"A girl should be free to live to her full potential, to live a healthy life, free from violence and discrimination. To get educated and access her right to go to school. To choose when, if and whom to marry and have children when she is ready. Simple, these are her rights. With them she can change the world"
- The Girls' Globe Manifesto
Throughout my 27 years, I have had the rights mentioned above. I've grown from a baby to an adolescent to a woman, with the ability to make informed decisions on how I want to live my life. At times, I have followed what was expected of me -- I studied hard and tried to behave -- and at other times I broke societal norms, like when I married in my early twenties (something quite uncommon in Sweden, where women's average age of first marriage is 31 years).
My husband and I are now expecting our first child. We have had access to health services prior to my pregnancy, and now we have access to essential maternal health care, mainly through our midwife. As the baby grows inside me, we follow its growth week by week on our phones through our pregnancy app. It is an incredible experience to know that I'm carrying a child who is loved before even entering the world.
Yet, with my experience working with maternal health, I am familiar with the risks associated with pregnancy and childbirth. I know that miscarriage is more common than most people realize, and I know that unwanted pregnancies are far too prevalent due to the global unmet need of family planning. I know that 2.9 million newborns die and 2.6 million are stillborn annually. And I know that 290,000 women pass away every year as a result of complications related to pregnancy and childbirth.
But I also know, thanks to accessible information and the availability and affordability of sexual, reproductive and maternal health services, these risks are minimal where I live. As this year's State of the World's Mothers report by Save the Children, sponsored by Johnson & Johnson, clearly maps out, the highest rates of maternal and newborn death occur in the least developed countries and in areas of conflict.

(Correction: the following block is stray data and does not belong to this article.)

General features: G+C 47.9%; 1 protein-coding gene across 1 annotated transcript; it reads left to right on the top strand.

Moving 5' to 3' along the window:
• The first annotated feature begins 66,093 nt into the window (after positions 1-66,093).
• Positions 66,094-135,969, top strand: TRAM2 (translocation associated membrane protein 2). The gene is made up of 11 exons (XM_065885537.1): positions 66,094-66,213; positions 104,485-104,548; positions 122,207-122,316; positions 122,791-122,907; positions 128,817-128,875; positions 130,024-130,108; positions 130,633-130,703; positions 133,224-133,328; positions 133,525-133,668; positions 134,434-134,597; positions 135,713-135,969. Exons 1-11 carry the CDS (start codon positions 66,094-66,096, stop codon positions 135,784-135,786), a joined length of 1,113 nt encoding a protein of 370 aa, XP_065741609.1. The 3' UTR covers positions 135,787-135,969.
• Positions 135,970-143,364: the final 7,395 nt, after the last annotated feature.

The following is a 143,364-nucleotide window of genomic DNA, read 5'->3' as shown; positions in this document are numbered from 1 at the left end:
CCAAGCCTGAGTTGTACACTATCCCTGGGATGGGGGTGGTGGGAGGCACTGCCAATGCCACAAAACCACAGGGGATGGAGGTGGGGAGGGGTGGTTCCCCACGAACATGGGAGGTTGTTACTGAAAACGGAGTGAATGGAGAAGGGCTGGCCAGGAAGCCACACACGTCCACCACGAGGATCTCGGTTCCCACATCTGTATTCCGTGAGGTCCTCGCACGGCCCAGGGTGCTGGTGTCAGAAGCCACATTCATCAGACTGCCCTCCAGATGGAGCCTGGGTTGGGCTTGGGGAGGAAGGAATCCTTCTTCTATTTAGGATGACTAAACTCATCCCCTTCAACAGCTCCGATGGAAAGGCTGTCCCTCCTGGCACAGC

My growing belly is a reminder of these inequalities; my baby's kicks and squirms remind me that not every woman has the same chances of giving birth to a healthy baby as I do, simply based on where she lives.
This especially applies to adolescent girls in low-income countries who have the greatest risks of violence and discrimination. Female genital mutilation and child marriage are but two examples of grave violence and abuse that should never be tolerated or preserved in the name of culture or religion. Child marriage also puts adolescent girls at risk for early pregnancy with high risks of complications -- the most common cause of death for adolescent girls in low-income countries. These atrocities, along with other forms of violence against women and girls, highly limit girls' and women's opportunities, and inhibits their ability to have healthy pregnancies and give birth to healthy babies.
My hope is that the baby in my belly will grow up to be free: free to play, free to laugh, free to learn and develop in her or his own way. My hope is that all girls will be born into a world where they are loved, where they can grow up to become independent women with access to education and health services, free from violence and discrimination.
All women and girls must be free to live to their full potential; no other person should be allowed to make decisions on anyone else's life or body. Girls have the power to change the world. They just need the opportunity -- everywhere.